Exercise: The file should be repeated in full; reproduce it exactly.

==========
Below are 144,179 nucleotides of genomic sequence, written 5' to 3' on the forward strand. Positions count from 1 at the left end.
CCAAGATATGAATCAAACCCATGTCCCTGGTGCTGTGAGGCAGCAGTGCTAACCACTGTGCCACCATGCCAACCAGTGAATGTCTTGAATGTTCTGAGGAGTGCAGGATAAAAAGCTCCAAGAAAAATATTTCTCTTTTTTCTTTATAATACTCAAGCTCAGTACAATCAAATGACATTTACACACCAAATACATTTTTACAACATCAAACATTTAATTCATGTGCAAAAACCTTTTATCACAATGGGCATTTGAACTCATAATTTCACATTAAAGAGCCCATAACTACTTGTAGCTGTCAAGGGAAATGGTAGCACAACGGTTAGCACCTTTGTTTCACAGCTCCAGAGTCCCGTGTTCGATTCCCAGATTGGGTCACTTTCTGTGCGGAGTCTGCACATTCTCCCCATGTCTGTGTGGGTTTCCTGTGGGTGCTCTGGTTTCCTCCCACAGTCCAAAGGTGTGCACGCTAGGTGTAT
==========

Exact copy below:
Below are 144,179 nucleotides of genomic sequence, written 5' to 3' on the forward strand. Positions count from 1 at the left end.
CCAAGATATGAATCAAACCCATGTCCCTGGTGCTGTGAGGCAGCAGTGCTAACCACTGTGCCACCATGCCAACCAGTGAATGTCTTGAATGTTCTGAGGAGTGCAGGATAAAAAGCTCCAAGAAAAATATTTCTCTTTTTTCTTTATAATACTCAAGCTCAGTACAATCAAATGACATTTACACACCAAATACATTTTTACAACATCAAACATTTAATTCATGTGCAAAAACCTTTTATCACAATGGGCATTTGAACTCATAATTTCACATTAAAGAGCCCATAACTACTTGTAGCTGTCAAGGGAAATGGTAGCACAACGGTTAGCACCTTTGTTTCACAGCTCCAGAGTCCCGTGTTCGATTCCCAGATTGGGTCACTTTCTGTGCGGAGTCTGCACATTCTCCCCATGTCTGTGTGGGTTTCCTGTGGGTGCTCTGGTTTCCTCCCACAGTCCAAAGGTGTGCACGCTAGGTGTAT